Posts for category: Podiatry
While it might not be something you think about often (or at all), the health of your child’s feet is important. Your child is growing by leaps and bounds and certain habits and other factors can affect how your child’s feet develop or if they experience injuries or other problems down the road. Unfortunately, a lot of children end up wearing shoes that are far too small for their feet, which can lead to pain, structural imbalances and certain foot deformities.
We know that going shoe shopping is certainly not a walk in the park for most parents; however, it’s an important component to making sure your child maintains healthy feet. There are many things to think about when it comes to picking the right shoes, and your podiatrist can also provide suggestions and tips to make the world of shoe shopping easier for you and your little one.
Some factors that you should consider when shopping for the right shoes include:
- Your child’s age
- The shoe’s material
- Your child’s shoe size
- The shoe’s structure
A good rule of thumb is to shop for shoes every 2 months when your child is between the ages of 1 and 2 years old. Once they reach three and four, you’ll want to purchase new shoes approximately every four months. At the point that your child is five or six years old, every six months is a good time to swap out old shoes for new ones.
As you might already know, the bones of a baby or infant’s feet are soft and haven’t fully developed. To protect your child’s feet it’s important that they wear socks and soft shoes. Make sure that as your child’s feet grow that the toes have room to wiggle and move around within the shoes. Bunched-up toes are a major no-no!
Since your little one is growing by leaps and bounds it is important that you are constantly checking their shoe size for changes. Remember that feet swell throughout the day, so shoe shopping should be done at the end of the day when feet are at their largest. If you aren’t sure what size shoe your little one wears, you can ask one of the store’s footwear specialists for help.
Of course, you can’t forget the importance of choosing the right socks, as well. Socks can prevent your little one from blisters, calluses and other foot problems. They can also wick away sweat and prevent fungal infections. When it comes to choosing the right socks for your little one consider the type of fabric, your child’s activity level, the size of your child’s feet and sensitivities they might have to certain fabrics.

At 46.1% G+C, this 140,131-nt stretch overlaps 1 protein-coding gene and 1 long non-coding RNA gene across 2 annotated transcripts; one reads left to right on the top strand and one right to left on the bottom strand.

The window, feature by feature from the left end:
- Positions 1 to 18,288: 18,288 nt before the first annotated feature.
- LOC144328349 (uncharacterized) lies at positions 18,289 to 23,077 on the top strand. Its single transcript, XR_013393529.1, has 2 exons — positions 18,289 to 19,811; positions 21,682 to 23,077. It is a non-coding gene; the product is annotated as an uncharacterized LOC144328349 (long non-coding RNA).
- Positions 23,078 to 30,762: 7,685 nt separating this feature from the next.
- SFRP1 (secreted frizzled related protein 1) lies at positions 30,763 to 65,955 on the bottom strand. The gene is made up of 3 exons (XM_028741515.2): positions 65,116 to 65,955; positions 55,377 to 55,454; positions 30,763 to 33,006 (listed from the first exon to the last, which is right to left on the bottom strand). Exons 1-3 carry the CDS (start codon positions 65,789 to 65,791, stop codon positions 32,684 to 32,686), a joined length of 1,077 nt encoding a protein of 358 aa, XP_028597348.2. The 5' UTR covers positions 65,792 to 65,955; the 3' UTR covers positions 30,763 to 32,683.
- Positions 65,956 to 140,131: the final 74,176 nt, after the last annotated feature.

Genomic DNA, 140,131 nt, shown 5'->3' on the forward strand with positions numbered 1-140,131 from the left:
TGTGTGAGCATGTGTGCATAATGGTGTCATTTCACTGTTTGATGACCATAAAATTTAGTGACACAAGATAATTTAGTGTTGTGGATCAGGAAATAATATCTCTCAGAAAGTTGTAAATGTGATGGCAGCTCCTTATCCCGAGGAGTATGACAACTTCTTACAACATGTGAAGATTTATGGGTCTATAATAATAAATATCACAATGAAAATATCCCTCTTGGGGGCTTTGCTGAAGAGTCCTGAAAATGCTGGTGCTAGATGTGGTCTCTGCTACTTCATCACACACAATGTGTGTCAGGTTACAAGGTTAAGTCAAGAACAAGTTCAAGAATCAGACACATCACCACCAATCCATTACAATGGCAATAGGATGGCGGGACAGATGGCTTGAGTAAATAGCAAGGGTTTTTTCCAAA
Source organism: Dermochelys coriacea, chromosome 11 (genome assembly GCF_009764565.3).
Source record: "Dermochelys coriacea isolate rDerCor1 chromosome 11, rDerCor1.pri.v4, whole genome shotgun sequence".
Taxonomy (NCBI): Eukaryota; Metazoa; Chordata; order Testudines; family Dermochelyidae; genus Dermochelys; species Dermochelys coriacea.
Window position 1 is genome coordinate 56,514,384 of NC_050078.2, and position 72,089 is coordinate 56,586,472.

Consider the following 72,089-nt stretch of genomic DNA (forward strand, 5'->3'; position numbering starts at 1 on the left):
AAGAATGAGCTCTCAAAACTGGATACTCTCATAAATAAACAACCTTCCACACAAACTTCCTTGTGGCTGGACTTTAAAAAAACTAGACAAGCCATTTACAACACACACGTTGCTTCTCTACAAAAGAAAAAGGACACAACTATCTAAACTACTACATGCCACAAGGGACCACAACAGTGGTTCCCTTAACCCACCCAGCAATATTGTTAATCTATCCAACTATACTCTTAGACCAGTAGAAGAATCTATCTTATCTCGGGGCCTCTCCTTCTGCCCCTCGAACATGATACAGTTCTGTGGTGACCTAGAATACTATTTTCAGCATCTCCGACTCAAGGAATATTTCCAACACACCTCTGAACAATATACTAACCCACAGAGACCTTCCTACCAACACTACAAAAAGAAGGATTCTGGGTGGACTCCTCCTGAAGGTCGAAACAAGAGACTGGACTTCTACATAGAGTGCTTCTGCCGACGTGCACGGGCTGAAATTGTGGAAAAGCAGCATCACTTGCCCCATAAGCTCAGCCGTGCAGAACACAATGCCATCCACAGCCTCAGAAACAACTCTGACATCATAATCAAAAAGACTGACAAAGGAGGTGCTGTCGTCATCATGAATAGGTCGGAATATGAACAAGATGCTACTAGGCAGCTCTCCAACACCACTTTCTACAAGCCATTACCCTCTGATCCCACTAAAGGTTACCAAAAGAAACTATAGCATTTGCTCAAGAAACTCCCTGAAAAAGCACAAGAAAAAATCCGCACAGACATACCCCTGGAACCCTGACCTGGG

When in doubt, you should talk to a foot doctor who can provide you with advice, answer any questions you might have about your child’s developing feet and also provide comprehensive care, when needed.
Athlete's foot is one of the most common fungal infections of the skin and is frequently seen in our office. Whether you've had it or not, it's important to understand how you can avoid and treat this highly contagious infection if you do contract it.
The fungus that causes athlete's foot thrives in damp, moist environments and often grows in warm, humid climates, such as locker rooms, showers and public pools; hence the name "athlete's foot. " This infection can itch and burn causing the skin on your feet and between your toes to crack and peel.
Tips For avoiding Athlete's Foot:
- Keep your feet dry, allowing them to air out as much as possible
- Wear socks that draw moisture away from your feet and change them frequently if you perspire heavily
- Wear light, well-ventilated shoes
- Alternate pairs of shoes, allowing time for your shoes to dry each day
- Always wear waterproof shoes in public areas, such as pools, locker rooms, or communal showers
- Never borrow shoes due to the risk of spreading a fungal infection
A mild case of athlete's foot will generally clear up on its own with over-the-counter antifungal creams and sprays. But since re-infection is common due to its contagious nature, many people require prescribed anti-fungal medication to effectively treat the infection. Generally, it's always best to consult with your podiatrist before choosing a treatment.
Mild cases of athlete's foot can turn severe and even cause a serious bacterial infection. If you notice your rash has become increasingly red, swollen and painful or you develop blisters and sores, call our office right away. Athlete's foot left untreated could eventually spread to other body parts and infect other people around you.
With the right treatment, you'll be cured of your athlete's foot in no time, which means the sooner you can enjoy the activities you love without pain and irritation!